By Jon Bloom
Jesus guides us in many different ways. Sometimes he makes the next step clear as day. Other times, like Peter discovered in JOHN 21:1-14, it feels like we’re left to muddle through, only to find that Jesus was leading through our muddling.
“I am going fishing.”
Peter didn’t know what else to do. The past few weeks had been indescribably intense with the nightmare of Jesus’ crucifixion and the ineffable wonder of his resurrection.
Now he was sitting with Thomas, Nathanael, James, John, and two others. They were just waiting. It was disorienting. Jesus wasn’t there and he hadn’t told them what to do next.
Peter used to know just what to do: prepare the nets and boat, go fishing, take what he caught and sell it in the market. Fishing was hard and sometimes dangerous work. But Peter knew what was expected of him. The memory of the familiar was comforting.
So as long as he didn’t know what else to do, he figured he might as well do something productive. The others replied, “We will go with you.” Peter wasn’t the only restless one.
All night they fished. Cast and pull. Nothing. Cast and pull. Nothing. Try the other side of the boat. Nothing. Move the boat. Nothing. A little deeper. Nothing. A little shallower. Nothing. Where are the fish? Nothing. Whose idea was this? There may have been a sharp word or two.
Just as day was breaking, they heard a voice from the shore. “Children, do you have any fish?” James’ exasperated response was, “No!” “Cast your net on the right side of the boat and you will find some.”
Ordinarily this would have been irritating. But these instructions were familiar. This had happened before. Peter and John glanced at one another and then tossed the net. The sudden weight almost pulled them overboard. It couldn’t be! It was! Fish! And they were huge! They couldn’t even get the net into the boat.
John’s eyes were as big as the fish when he looked at Peter and said, “It is the Lord!” Peter handed the net to Nathanael, threw on his outer garment and dove into the sea, leaving the others to drag the bulging net.
When they got to shore, they found Jesus preparing breakfast for them. He already had fish! Graciously, and perhaps with a tease of affection, he said, “Bring some of the fish that you have just caught.” Then he served them breakfast.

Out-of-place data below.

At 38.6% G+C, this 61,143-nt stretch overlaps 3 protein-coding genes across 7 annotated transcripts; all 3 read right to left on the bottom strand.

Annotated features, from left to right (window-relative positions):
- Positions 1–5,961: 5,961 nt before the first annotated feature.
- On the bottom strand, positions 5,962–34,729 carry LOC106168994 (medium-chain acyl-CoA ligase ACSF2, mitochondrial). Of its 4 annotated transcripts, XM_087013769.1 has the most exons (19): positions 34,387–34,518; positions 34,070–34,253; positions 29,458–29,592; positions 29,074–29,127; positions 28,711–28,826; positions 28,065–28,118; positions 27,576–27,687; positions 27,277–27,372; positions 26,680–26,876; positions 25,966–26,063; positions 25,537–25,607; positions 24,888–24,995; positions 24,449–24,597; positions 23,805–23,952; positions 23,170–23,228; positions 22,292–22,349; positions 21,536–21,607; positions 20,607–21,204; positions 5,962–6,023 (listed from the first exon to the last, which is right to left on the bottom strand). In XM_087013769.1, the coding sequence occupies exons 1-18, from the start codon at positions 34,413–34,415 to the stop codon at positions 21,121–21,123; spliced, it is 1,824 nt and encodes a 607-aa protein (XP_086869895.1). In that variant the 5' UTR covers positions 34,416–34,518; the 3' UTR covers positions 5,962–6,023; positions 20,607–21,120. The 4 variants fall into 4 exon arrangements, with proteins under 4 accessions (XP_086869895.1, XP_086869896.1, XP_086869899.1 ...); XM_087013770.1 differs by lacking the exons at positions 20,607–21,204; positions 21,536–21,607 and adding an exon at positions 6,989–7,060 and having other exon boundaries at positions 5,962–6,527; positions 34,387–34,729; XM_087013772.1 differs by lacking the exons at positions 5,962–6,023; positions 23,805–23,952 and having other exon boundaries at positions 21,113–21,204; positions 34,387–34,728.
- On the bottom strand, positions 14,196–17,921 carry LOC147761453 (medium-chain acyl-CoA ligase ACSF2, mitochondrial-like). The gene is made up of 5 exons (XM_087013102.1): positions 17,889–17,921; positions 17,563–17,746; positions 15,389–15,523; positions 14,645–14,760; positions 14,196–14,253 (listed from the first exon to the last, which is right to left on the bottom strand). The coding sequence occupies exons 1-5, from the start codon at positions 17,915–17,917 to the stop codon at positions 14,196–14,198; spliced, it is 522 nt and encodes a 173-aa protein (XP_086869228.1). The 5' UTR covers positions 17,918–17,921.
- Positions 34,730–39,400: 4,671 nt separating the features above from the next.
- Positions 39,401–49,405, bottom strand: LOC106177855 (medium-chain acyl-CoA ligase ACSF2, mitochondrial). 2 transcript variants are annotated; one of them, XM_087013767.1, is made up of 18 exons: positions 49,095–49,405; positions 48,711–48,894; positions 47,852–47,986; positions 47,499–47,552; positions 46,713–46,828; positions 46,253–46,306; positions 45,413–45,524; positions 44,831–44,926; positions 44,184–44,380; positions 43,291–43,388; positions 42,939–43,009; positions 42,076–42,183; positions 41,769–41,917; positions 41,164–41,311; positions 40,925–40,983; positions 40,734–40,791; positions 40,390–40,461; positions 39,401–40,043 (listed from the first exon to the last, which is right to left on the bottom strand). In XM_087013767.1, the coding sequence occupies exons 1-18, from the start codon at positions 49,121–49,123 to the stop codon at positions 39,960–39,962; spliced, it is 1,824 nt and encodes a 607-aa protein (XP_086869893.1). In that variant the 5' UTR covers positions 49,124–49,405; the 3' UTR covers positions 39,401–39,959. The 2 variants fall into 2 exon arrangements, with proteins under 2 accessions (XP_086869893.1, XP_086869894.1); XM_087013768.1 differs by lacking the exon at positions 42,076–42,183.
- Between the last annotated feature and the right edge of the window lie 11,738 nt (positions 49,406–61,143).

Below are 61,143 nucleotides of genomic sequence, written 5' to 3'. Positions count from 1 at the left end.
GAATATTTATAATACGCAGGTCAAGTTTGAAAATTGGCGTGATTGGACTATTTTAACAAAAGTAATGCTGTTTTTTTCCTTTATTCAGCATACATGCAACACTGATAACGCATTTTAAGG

And then Jesus gave Peter the next instructions.
FOUR PRINCIPLES IN THIS STORY
This is vintage Jesus, always graciously leading and serving his bewildered disciples. And since we 21st century disciples are just as easily bewildered, it’s good for us to remember some helpful principles from this story.
First, waiting on Jesus is a common experience for disciples. Sometimes we wait for direction. Sometimes we’re stuck in a very hard place waiting for release. Sometimes we wait to understand his purposes. Sometimes we wait for his provision. Jesus’ timing and purposes are not always clear to us, though they are always best for us. So he wants our faith resting on the rock of his Word and not on the sand of circumstance.
Second, when we’re not sure what to do next, as Elizabeth Elliott says, “do the next thing.” I’m sure the disciples had prayed for guidance during those days but no clear instructions had come. Fishing just seemed like a good idea. As it turned out, it was exactly what the Lord wanted them to do. Jesus was leading them, just differently. As they did the next thing Jesus met them and directed them.
Third, Jesus is in complete control. Peter and his friends were experienced fishermen. They did their best, yet caught nothing. But that morning they discovered (again) that Jesus was sovereign over their decisions, the boat, the sea, the fish, and time.
Fourth, Jesus’ is always serving us, even when we can’t see it. He serves us in every conceivable way: from the payment of our sins, to our call, to the fish we catch, to a breakfast on the beach, to our eternal home. Jesus loves to work for those who wait for him (ISAIAH 64:4).
In following Jesus there are seasons of bewildering intensity and seasons of bewildering waiting. He does not want us to panic during either. He is in control of both. When you don’t understand his ways, trust his Word.
And when you’re not sure what to do next, do the next thing.